1000 questions organised into ten general knowledge quizzes! (Plus bags of tie-breaker questions)
Questions in Art, Science, Politics, History, Religion, Sport, Literature, Geography and Culture.
In what promised to be the Summer of Summers, Sean ‘Nod’ Hickey and his friends Dodge, Eyebrows and Pinhead Duffy begin their adventures with the levity that every 1970’s child remembers. Soon, though, the tensions of adolescent confusion, dysfunctional families and the deepest of tragedies – untimely death – tug at these boyish relationships, dragging them into the real world, the world of growing-up.
“Holden Caulfield comes to Limerick and makes himself at home.” – Mary Coll (Broadcaster and Critic)
“…a tender yet hilarious narrative.” – Irish Examiner
By Thaddeus Lovecraft
So you think you’re Irish, eh? Can you prove it with your library?
Here’s a list of the ten books we believe will prove your Irish provenance, wherever in the world you find yourself. How many have you tried to read? What others would you suggest?
(The titles are links, by the way)
Dubliners by James Joyce
Let’s be honest. You tried to read Ulysses and failed. You tried Finnegan’s Wake and failed. This you just managed.
Angela’s Ashes by Frank McCourt
You cried so hard your eyeballs fell out.
Pinhead Duffy by Helena Close
You read this to overcome Frank McCourt Syndrome. Eyeballs firmly back in place.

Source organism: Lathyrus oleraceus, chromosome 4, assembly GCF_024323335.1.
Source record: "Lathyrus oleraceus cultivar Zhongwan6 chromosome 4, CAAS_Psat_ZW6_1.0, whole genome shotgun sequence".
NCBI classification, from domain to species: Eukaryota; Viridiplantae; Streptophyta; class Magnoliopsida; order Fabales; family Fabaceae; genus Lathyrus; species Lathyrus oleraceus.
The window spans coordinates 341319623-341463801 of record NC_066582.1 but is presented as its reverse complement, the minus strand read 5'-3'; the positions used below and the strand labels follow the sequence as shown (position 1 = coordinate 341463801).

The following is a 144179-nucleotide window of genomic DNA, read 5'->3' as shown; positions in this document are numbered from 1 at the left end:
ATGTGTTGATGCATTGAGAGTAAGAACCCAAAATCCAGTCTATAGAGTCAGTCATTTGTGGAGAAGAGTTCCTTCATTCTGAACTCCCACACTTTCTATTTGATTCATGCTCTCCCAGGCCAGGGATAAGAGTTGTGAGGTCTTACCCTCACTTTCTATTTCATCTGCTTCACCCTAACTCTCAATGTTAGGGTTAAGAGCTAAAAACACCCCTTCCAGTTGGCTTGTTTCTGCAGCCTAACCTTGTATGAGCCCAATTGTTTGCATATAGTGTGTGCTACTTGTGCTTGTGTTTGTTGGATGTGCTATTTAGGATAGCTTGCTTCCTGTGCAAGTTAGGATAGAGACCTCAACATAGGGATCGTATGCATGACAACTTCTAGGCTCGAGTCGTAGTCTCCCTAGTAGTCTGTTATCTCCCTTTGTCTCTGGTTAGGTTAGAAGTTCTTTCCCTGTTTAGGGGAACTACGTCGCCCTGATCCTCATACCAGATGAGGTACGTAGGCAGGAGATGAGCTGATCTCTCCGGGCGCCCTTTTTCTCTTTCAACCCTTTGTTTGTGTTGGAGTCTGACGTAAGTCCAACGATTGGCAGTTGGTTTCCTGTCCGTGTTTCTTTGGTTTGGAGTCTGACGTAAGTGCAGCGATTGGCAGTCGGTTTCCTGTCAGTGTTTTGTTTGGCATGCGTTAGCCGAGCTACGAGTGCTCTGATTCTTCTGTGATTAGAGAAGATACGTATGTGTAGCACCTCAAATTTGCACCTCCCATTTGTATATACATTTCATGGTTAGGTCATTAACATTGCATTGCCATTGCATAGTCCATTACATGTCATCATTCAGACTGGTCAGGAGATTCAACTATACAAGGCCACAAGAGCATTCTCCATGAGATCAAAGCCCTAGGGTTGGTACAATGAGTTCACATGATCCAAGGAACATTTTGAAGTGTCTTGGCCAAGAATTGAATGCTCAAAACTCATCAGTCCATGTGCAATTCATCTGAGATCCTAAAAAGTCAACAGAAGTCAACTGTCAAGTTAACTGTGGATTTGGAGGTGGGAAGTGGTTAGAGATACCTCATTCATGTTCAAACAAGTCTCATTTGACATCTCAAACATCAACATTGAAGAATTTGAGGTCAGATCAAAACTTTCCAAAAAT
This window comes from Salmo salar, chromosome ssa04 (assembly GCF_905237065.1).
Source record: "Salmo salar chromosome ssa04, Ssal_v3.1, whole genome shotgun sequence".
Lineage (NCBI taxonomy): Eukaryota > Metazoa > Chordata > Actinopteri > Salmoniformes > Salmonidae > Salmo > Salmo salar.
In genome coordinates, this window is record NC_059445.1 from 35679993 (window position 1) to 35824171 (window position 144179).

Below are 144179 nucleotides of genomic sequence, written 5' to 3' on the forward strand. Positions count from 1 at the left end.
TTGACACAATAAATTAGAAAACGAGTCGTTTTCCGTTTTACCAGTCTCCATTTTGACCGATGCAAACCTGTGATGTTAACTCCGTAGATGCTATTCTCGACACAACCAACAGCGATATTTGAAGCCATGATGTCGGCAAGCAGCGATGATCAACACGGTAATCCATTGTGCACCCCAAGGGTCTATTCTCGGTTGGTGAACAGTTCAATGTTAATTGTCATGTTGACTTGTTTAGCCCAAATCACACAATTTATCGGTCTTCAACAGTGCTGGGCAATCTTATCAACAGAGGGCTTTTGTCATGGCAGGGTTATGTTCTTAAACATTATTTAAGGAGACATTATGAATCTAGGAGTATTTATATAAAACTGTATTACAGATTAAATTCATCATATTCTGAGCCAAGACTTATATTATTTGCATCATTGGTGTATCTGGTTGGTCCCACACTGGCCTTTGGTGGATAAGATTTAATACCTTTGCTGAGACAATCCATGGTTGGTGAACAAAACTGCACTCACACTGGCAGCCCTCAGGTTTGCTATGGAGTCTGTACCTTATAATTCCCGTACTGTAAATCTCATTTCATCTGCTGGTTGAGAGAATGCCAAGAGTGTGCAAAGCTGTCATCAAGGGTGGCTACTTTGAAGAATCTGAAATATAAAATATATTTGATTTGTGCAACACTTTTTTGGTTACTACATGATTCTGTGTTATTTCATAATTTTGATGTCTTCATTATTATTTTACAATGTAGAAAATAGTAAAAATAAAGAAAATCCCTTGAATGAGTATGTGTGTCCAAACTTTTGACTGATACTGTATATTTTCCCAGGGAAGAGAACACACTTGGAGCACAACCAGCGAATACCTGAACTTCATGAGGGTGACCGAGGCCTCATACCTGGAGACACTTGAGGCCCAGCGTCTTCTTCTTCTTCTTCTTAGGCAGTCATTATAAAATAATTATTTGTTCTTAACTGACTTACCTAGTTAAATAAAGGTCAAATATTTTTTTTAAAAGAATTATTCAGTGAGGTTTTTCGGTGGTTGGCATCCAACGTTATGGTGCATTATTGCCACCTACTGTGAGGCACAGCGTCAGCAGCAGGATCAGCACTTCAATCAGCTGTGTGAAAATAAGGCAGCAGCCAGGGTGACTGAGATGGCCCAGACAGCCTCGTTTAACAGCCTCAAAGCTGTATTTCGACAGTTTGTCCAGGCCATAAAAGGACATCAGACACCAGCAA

Damned to Fame: The Life of Samuel Beckett by James Knowlson
You’ve seen Waiting for Godot on TV or maybe at The Gate and your WTF moment led you to buy and read this book.
The Third Policeman by Flann O’Brien
Bought when it featured in the TV series ‘Lost’, you hoped it would prove to be the key to the show’s convoluted riddles. Many years later, you still haven’t got past the first chapter and you’re still baffled by the last episode of ‘Lost’.
The Barrytown Trilogy by Roddy Doyle
You remember watching The Commitments and thinking, ‘Yeah, we are the blacks of Europe.’
The Country Girls by Enda O’Brien
You found this in your mother’s room and had to sneak it back every day.
Circle of Friends by Maeve Binchy
Your mother found this in your room and had to sneak it back every day.
Anything by Ross O’Carroll-Kelly
If you live in Dublin or are from Dublin, then you will have bought eleventeen Ross O’Carroll books in the last two days. If you are from outside The Pale, then you may not know who he is.
Opened Ground: Selected Poems, 1966-1996 by Seamus Heaney
After Soundings, this is the only poetry book that you own. It was a present from someone who thought that you are more sophisticated than you actually are. When the great man passed you picked up the book and read a few poems, resulting in a minor epiphany where you realised that you are a deal less sophisticated than you thought.
Thaddeus Lovecraft is a rogue, a scoundrel and a chronic lollygagger.Read More